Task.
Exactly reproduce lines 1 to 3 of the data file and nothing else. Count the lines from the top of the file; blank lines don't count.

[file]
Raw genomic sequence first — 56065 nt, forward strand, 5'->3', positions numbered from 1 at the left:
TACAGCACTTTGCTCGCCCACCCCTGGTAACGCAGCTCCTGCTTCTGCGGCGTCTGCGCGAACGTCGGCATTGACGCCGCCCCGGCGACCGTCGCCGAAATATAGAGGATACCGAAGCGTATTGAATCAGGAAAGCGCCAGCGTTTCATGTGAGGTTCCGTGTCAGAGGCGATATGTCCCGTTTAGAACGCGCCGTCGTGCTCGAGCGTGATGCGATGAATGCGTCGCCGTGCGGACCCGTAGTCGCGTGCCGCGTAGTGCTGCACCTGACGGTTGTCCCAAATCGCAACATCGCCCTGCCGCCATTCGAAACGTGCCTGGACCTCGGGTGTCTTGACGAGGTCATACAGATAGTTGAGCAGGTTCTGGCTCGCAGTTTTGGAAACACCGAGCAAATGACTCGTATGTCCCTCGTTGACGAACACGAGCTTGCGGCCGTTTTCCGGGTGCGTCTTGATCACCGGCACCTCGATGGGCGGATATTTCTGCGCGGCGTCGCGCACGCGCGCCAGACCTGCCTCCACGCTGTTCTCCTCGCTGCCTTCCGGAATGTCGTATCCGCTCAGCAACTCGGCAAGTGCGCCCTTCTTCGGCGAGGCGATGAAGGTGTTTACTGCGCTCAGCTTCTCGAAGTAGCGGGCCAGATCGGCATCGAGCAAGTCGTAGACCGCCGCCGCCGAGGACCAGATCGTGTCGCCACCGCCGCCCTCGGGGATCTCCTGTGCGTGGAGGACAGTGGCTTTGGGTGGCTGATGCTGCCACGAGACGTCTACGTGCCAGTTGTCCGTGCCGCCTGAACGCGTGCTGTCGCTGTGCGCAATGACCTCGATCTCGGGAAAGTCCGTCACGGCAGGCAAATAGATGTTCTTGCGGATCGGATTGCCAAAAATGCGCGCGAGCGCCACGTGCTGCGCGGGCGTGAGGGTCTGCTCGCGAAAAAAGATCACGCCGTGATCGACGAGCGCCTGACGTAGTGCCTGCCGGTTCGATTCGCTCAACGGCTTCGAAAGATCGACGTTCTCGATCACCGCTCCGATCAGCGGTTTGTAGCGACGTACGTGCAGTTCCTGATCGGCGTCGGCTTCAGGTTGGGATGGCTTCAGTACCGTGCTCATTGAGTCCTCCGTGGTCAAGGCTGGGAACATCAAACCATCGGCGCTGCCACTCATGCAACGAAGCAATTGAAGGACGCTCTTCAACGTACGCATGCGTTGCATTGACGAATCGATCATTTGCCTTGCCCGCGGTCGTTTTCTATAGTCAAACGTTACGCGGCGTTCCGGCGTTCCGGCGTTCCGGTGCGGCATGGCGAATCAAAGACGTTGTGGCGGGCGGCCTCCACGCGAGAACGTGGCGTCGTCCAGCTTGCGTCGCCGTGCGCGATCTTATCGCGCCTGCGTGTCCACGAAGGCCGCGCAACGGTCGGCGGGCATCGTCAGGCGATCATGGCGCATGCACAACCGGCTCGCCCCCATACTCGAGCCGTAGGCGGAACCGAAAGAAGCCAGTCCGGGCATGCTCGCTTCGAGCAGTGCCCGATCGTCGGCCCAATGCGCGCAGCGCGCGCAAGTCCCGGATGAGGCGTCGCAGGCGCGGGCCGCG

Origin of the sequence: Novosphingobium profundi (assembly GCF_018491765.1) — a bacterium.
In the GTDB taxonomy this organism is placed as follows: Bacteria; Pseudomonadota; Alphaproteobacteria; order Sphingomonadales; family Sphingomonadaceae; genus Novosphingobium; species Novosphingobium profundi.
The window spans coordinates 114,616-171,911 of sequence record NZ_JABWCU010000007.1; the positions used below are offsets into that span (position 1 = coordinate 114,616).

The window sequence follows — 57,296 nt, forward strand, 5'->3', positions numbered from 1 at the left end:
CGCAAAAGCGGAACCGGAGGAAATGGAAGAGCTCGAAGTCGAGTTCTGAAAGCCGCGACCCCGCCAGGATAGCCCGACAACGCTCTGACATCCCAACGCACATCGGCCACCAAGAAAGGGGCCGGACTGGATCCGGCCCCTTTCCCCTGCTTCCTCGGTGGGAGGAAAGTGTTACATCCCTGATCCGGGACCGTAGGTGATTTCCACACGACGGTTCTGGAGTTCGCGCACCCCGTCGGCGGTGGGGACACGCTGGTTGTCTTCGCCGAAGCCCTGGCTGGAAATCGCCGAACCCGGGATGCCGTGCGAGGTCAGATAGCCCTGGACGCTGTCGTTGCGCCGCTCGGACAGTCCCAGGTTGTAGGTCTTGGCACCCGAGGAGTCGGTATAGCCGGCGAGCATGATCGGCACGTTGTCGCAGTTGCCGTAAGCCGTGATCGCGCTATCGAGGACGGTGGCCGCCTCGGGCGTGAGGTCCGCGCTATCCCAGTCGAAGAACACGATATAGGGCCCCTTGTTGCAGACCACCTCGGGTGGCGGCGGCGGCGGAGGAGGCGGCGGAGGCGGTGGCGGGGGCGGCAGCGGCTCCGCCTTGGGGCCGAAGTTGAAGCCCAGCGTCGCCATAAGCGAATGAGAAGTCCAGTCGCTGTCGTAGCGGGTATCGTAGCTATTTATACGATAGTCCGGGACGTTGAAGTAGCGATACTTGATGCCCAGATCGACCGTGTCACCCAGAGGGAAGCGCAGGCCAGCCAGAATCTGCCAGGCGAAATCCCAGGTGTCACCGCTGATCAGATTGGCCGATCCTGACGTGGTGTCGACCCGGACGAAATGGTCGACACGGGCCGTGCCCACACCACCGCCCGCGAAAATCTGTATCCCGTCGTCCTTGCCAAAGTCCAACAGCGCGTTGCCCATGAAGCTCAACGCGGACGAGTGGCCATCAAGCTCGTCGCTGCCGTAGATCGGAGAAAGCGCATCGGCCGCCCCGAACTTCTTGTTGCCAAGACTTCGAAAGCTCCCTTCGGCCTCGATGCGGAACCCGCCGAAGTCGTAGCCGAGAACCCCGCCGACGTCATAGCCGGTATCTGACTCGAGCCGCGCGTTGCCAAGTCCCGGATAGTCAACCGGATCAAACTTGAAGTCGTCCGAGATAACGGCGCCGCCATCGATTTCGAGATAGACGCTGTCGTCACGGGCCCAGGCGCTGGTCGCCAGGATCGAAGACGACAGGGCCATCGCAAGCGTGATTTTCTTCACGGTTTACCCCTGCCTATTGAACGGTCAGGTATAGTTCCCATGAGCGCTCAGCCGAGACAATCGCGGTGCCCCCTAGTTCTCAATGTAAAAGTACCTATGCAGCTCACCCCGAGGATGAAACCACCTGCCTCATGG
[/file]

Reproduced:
Raw genomic sequence first — 56065 nt, forward strand, 5'->3', positions numbered from 1 at the left:
TACAGCACTTTGCTCGCCCACCCCTGGTAACGCAGCTCCTGCTTCTGCGGCGTCTGCGCGAACGTCGGCATTGACGCCGCCCCGGCGACCGTCGCCGAAATATAGAGGATACCGAAGCGTATTGAATCAGGAAAGCGCCAGCGTTTCATGTGAGGTTCCGTGTCAGAGGCGATATGTCCCGTTTAGAACGCGCCGTCGTGCTCGAGCGTGATGCGATGAATGCGTCGCCGTGCGGACCCGTAGTCGCGTGCCGCGTAGTGCTGCACCTGACGGTTGTCCCAAATCGCAACATCGCCCTGCCGCCATTCGAAACGTGCCTGGACCTCGGGTGTCTTGACGAGGTCATACAGATAGTTGAGCAGGTTCTGGCTCGCAGTTTTGGAAACACCGAGCAAATGACTCGTATGTCCCTCGTTGACGAACACGAGCTTGCGGCCGTTTTCCGGGTGCGTCTTGATCACCGGCACCTCGATGGGCGGATATTTCTGCGCGGCGTCGCGCACGCGCGCCAGACCTGCCTCCACGCTGTTCTCCTCGCTGCCTTCCGGAATGTCGTATCCGCTCAGCAACTCGGCAAGTGCGCCCTTCTTCGGCGAGGCGATGAAGGTGTTTACTGCGCTCAGCTTCTCGAAGTAGCGGGCCAGATCGGCATCGAGCAAGTCGTAGACCGCCGCCGCCGAGGACCAGATCGTGTCGCCACCGCCGCCCTCGGGGATCTCCTGTGCGTGGAGGACAGTGGCTTTGGGTGGCTGATGCTGCCACGAGACGTCTACGTGCCAGTTGTCCGTGCCGCCTGAACGCGTGCTGTCGCTGTGCGCAATGACCTCGATCTCGGGAAAGTCCGTCACGGCAGGCAAATAGATGTTCTTGCGGATCGGATTGCCAAAAATGCGCGCGAGCGCCACGTGCTGCGCGGGCGTGAGGGTCTGCTCGCGAAAAAAGATCACGCCGTGATCGACGAGCGCCTGACGTAGTGCCTGCCGGTTCGATTCGCTCAACGGCTTCGAAAGATCGACGTTCTCGATCACCGCTCCGATCAGCGGTTTGTAGCGACGTACGTGCAGTTCCTGATCGGCGTCGGCTTCAGGTTGGGATGGCTTCAGTACCGTGCTCATTGAGTCCTCCGTGGTCAAGGCTGGGAACATCAAACCATCGGCGCTGCCACTCATGCAACGAAGCAATTGAAGGACGCTCTTCAACGTACGCATGCGTTGCATTGACGAATCGATCATTTGCCTTGCCCGCGGTCGTTTTCTATAGTCAAACGTTACGCGGCGTTCCGGCGTTCCGGCGTTCCGGTGCGGCATGGCGAATCAAAGACGTTGTGGCGGGCGGCCTCCACGCGAGAACGTGGCGTCGTCCAGCTTGCGTCGCCGTGCGCGATCTTATCGCGCCTGCGTGTCCACGAAGGCCGCGCAACGGTCGGCGGGCATCGTCAGGCGATCATGGCGCATGCACAACCGGCTCGCCCCCATACTCGAGCCGTAGGCGGAACCGAAAGAAGCCAGTCCGGGCATGCTCGCTTCGAGCAGTGCCCGATCGTCGGCCCAATGCGCGCAGCGCGCGCAAGTCCCGGATGAGGCGTCGCAGGCGCGGGCCGCG

Origin of the sequence: Novosphingobium profundi (assembly GCF_018491765.1) — a bacterium.